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1. Find the right plant

Guide to Native Plants for Northern Virginia

Of course, the very best place to start your native garden is the official Native Plants for Northern Virginia guide. These plants are naturally beautiful, enhancing your property and requiring less care while benefiting birds, butterflies and pollinators. The guide also includes a quick reference section on best planting conditions. You can also order a print copy from our store.

Native Plant Finder App

Find the perfect Northern Virginia native for your planting needs. ​

2. Find native plants for sale

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It's easy to find native plants!

  1. Native-plant-only garden centers

  2. Conventional garden centers with red stickers on the native plants

  3. Periodic local native plant sales

  4. Mail order nurseries

  5. Seedling sales and giveaways

3. Try out these easy plants


Add valuable natural habitat with these beautiful additions to your yard!

Butterfly Weed

(Asclepias tuberosa)

Turk's cap lily

(Lilium superbum)


(Coreopsis verticillata)

(Physocarpus opulifoius)

Arrowwood Viburnum 

(Viburnum dentatum)

(Ilex verticillata)

Smooth Hydrangea
(Hydrangea arborescens)

Virginia Sweetspire
(Itea virginica)

4. Get Help – Consult Audubon at Home

If you are interested in creating a wildlife sanctuary on your own land, volunteers from Audubon at Home will consult with you for no charge at your house, business, faith community or other property. Once you have documented visits by wildlife, your property will be added to the growing list of certified sanctuaries.

5. Start planting


  • Plant any time of year that the ground is not frozen or saturated (planting in wet soil causes harmful compaction). If you plant in summer, you may need to do a lot of watering! Spring and fall are great, and fall is actually ideal.

  • Make a hole just slightly wider and no deeper than the plant. 

  • Place the plant so its base is at ground level.

  • Water well that day and the next, then twice a week for a couple weeks, then weekly through the first growing season. A good rain counts as watering. (For trees, check special instructions here.)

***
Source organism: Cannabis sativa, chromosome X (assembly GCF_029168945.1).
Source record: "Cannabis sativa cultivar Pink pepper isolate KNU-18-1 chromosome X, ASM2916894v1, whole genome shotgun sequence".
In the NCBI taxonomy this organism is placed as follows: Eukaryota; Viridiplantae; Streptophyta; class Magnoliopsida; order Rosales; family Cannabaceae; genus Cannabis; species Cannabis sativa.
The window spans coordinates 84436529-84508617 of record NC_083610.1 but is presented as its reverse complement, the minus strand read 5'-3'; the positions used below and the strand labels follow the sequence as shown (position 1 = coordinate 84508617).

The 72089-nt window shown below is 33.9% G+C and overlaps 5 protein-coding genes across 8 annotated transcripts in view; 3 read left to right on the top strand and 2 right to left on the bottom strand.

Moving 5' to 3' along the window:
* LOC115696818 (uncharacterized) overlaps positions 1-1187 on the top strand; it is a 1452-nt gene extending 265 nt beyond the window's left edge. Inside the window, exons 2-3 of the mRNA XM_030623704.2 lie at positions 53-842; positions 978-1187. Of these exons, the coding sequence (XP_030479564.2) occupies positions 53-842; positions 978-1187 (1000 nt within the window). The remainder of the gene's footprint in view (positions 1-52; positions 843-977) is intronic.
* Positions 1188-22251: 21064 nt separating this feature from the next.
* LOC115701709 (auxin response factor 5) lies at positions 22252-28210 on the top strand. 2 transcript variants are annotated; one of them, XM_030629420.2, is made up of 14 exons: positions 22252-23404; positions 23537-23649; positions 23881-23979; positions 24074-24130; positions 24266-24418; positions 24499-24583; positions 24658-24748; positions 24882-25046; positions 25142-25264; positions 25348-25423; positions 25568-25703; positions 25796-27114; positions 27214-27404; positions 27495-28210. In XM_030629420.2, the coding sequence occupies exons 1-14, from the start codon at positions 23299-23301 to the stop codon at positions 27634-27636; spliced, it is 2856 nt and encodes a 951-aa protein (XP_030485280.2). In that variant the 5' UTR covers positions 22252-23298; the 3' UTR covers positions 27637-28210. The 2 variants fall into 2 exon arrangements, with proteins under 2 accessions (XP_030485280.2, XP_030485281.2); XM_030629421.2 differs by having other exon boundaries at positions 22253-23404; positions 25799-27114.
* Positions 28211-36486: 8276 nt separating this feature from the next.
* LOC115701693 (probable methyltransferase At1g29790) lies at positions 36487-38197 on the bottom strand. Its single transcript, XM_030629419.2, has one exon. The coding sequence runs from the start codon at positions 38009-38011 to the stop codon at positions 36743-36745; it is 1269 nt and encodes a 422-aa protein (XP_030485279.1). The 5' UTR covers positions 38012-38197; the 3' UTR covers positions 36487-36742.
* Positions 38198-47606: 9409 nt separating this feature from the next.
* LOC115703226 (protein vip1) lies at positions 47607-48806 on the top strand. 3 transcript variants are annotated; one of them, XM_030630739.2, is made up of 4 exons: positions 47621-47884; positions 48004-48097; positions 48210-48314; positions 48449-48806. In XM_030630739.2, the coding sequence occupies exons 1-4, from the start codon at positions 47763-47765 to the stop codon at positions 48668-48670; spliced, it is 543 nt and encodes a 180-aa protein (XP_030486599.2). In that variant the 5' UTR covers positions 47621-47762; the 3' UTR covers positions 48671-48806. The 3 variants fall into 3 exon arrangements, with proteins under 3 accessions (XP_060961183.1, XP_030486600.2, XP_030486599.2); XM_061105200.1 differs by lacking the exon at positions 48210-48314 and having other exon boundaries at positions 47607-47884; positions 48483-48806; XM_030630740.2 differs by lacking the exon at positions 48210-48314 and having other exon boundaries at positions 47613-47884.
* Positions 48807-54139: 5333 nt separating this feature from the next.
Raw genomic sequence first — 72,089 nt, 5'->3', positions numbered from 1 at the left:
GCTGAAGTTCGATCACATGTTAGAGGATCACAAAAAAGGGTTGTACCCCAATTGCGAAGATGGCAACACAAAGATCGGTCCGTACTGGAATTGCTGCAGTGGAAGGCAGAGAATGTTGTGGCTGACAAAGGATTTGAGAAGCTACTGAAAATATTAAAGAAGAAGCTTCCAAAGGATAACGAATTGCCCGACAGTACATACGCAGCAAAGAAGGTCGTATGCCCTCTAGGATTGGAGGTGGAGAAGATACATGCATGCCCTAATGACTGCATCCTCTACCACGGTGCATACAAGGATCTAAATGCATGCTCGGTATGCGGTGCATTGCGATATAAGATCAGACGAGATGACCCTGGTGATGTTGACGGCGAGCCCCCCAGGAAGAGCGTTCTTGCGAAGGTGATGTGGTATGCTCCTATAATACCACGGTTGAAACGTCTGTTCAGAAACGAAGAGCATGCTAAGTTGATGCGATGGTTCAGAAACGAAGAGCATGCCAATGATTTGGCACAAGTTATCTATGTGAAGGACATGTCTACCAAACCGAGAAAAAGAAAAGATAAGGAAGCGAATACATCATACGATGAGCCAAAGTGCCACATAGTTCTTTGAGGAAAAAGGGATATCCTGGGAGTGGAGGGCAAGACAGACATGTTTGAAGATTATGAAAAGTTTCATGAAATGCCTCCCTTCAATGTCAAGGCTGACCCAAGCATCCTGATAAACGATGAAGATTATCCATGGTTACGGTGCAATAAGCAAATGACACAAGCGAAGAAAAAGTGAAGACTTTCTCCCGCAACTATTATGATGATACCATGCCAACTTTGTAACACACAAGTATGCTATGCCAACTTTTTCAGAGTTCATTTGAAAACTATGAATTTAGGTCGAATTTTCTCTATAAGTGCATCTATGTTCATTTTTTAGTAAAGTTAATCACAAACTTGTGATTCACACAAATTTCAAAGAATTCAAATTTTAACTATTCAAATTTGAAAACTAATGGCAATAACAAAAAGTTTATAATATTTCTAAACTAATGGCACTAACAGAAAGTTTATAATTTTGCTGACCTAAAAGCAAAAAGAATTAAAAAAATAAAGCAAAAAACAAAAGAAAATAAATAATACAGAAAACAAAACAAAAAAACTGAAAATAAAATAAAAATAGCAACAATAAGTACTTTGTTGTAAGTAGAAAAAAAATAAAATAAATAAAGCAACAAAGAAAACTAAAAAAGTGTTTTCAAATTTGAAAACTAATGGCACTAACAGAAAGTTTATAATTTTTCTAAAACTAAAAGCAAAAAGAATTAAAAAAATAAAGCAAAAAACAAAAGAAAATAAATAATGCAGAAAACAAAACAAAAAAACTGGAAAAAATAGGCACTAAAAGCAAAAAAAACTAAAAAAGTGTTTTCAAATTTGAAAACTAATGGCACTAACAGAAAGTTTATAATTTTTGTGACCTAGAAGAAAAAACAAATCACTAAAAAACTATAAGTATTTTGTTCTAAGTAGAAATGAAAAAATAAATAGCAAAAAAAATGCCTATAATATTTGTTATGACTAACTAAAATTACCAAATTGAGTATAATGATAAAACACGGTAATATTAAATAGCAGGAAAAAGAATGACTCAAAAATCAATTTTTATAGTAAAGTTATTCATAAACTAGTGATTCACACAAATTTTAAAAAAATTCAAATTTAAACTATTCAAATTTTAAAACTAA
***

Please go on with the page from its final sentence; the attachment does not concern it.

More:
• Cover bare soil with dead leaves, pine needles, straw or store-bought mulches made of plant material. 


  • Overwater. For plants that prefer dry soil, let it dry out between watering.

  • Amend the soil (unless planting in construction clay, in which case throw in a handful or two of compost).

  • Fertilize.

  • Use pesticides. That would kill the life we are trying to support!

  • Let mulch touch the plants.

6. Control the deer

​​​Protect your plants! Here are seven ways to keep deer away from your plants.


1. Fencing. The only completely reliable protection is a fence. Six feet might do, eight feet is safer. Home supply stores sell a tough black plastic mesh in rolls for this purpose which is nearly invisible when seen from a distance and which can be attached to trees or posts.

2. Temporary enclosures. Newly planted trees and shrubs may be protected by cages made out of wire fence cloth.

​3. Netting. Netting over the garden bed is relatively effective, but can be a nuisance. Birds and other animals may get caught in it.

4. Repellants. It works best to use multiple strategies at once and to rotate products periodically.

5. Smelly sprays.  Usually based on "putrescent egg solids," sometimes mixed with other oils such as rosemary or lavender, and a spreader sticker.  Must be re-applied periodically, usually every 30 days.

6. Granules such as Deer Scram. These are applied to the ground monthly.

7. Capsaican tablets. These are put into the ground in spring. As the plant grows, the roots take up the capsaicin, which makes the leaves less palatable.


8. Pin small plant plugs down with garden staples.

Learn more about the effect of deer on the environment.

Search for plants that are relatively deer-resistant with our Native Plant Finder App.

Pollinator Garden for Sun

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7. Get inspired

Multiple resources for ideas on how to lay out your landscape.

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Larger Pollinator Garden for Sun

Click on the gallery below to expand the image.

Mailbox Garden Plan by Elisa Meara, President, Native Plant Landscape Design

The Maryland Dept. of Natural Resources has published a Green Book of the (Chesapeake Bay Watershed) Buffer, aka the GBB.  Follow the link for a variety of garden plans.

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